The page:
Some directional answers are like “it’s over there” — that’s where your “soko” (そこ), “asoko” (あそこ) and so on come in handy. Here are the general directional words:
Koko (ここ) — here
Soko (そこ) — there
Asoko (あそこ) — over there
Some other important words to note are “massugu” (まっすぐ) which means “straight” and “magaru” (曲がる) to mean “to turn”.
Usually, you combine “massugu” with “iku” (行く) to make “massugu iku” (まっすぐ行く) to say “to go straight”. There are also other directional responses like “turn left” or “turn right”. For those, you have to add the direction to the word “magaru”.
To turn left/right
Left/right + に + 曲がる
“To turn left” it’s hidari ni magaru (左にまがる) and “to turn right” it’s migi ni magaru (右に曲がる). Here’s the basic directions listed:
Massugu (まっすぐ) — straight
Magaru (曲がる) — to turn
Massugu ni iku (まっすぐに行く) — to go straight
Hidari ni magaru (左に曲がる) — to turn left
Migi ni magaru (右に曲がる) — to turn right
When you ask a worker “toire ha doko desu ka?” (トイレはどこですか？), they might respond with directions like:
Massugu itte, kado de hidari ni magatte kudasai.
Please go straight and turn left at the corner.
Let’s wrap it up with a quick vocab recap:
Ryōkin (料金) — price
Kaban (カバン) — bag
Omoidasu (思い出す) — to recall or remember
Jinja (神社) — shrine
Michi (道) — street or way
Eki (駅) — station
Hanasu (話す) — to speak
Hayai (早い) — fast or early
Yukkuri (ゆっくり) — slowly
Ichibanme (一番目) — the first. You can change ichi to another number to make it second, third, fourth and so on.
Kōen (講演) — park
Oboeru (覚える) — to remember
Saisho ni (最初に) — firstly
Deguchi (出口) — exit
Daigaku (大学) — university
Daigakusei (大学生) — university student
Yaku (やく) — approximately
Soto (外) — outside
Jitensha (自転車) — bicycle
Don’t be afraid to ask and receive directions!
How confident are you now with your directional language? I feel so much better every single time I revise it. With this basic guide, i assure you that you have nothing to worry about when asking and receiving directions during your Japan trip! Be sure to tune in to Season 4 Episode 6 of the podcast for the full detailed explanation of directions in Japanese!
As part of our Study Saturday language series on the Nihongo Master Podcast, we cover bite-sized language pointers in a fun and easy way. It’s formatted just like our online learning system: : we’ll go through the grammar point, then have a few role playing scenarios for you to get yourself accustomed to the new grammar language, and end it off with a recap of all the new vocab words we used.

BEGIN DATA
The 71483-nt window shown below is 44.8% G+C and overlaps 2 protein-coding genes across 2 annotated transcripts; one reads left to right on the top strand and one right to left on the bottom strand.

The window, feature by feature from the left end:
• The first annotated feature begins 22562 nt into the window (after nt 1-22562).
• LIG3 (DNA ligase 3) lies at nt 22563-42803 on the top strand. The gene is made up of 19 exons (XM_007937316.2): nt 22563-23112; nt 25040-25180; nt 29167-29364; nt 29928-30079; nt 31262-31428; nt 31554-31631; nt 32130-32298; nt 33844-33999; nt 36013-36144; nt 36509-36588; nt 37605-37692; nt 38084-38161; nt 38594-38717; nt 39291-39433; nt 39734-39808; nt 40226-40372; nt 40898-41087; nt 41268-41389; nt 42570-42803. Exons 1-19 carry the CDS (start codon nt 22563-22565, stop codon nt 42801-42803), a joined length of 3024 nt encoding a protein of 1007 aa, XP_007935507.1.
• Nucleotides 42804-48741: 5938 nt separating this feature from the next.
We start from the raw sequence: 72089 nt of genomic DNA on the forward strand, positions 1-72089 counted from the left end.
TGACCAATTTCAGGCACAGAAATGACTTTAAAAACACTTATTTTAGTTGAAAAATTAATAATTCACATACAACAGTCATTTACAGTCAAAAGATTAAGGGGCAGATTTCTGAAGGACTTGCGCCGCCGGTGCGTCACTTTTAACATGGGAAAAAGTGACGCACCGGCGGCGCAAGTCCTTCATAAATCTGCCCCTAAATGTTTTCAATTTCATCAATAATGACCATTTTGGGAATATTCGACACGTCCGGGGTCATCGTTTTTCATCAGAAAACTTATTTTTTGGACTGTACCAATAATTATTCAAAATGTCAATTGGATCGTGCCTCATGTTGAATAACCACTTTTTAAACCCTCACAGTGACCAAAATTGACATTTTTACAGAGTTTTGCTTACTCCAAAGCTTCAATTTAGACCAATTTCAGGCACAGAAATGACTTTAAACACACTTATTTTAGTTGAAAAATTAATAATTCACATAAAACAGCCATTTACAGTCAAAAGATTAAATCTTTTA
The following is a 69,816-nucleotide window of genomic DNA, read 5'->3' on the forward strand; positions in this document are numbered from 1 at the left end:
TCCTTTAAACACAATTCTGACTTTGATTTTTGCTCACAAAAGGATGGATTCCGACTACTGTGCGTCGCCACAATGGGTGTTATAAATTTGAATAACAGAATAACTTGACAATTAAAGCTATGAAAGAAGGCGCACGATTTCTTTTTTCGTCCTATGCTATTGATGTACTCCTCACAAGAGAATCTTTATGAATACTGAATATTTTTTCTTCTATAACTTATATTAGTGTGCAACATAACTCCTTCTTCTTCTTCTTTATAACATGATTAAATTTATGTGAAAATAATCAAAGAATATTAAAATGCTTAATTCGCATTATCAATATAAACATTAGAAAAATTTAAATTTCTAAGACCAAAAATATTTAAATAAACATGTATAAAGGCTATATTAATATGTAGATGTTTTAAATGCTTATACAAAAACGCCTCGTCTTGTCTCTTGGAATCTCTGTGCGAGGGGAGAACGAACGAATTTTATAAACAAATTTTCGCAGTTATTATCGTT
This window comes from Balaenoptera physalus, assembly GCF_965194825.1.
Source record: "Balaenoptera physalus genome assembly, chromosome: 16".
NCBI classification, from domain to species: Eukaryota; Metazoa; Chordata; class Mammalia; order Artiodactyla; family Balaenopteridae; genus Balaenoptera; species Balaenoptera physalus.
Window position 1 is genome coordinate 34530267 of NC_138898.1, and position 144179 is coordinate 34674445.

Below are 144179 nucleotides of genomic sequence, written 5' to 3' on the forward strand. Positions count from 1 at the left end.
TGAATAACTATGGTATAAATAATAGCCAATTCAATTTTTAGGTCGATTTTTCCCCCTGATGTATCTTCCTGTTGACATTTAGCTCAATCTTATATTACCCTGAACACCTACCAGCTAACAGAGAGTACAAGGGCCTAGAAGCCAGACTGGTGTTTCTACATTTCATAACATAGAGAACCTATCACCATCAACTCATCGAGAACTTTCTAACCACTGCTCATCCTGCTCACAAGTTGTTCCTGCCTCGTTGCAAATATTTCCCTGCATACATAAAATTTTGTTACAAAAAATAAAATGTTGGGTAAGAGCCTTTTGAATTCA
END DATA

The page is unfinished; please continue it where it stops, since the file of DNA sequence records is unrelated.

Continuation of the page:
In our Season 3 Episode 11, we learn how to make comparisons with “more than” and “less than”. Have you ever needed to make a comparison before? I do it on a daily basis — whether it’s to say that taking the train is faster than the bus or if coffee’s better than tea.
Regardless of what type of comparison you’re making, we can all agree that it’s a pretty common daily occurrence and we must definitely learn how to say it in Japanese, right? And the best part of it all is that it’s not difficult in the least to do that!
This article is a recap of what was discussed in the episode, so check the full episode out on our podcast (where we have some scenarios for you to practice with). But don’t worry, you’ll be able to get the sufficient amount of information to use the grammar in this article, too!
If you’ve checked out our previous Study Saturday episodes, we covered how to give advice using “hou ga ii” in Season 3 Episode 9. Check out our recap article here, too. You’ll find that a part of this week’s grammar language is pretty similar. In summary, there are three ways to state comparison: “no hou ga…yori”, “yori” and “hodo”.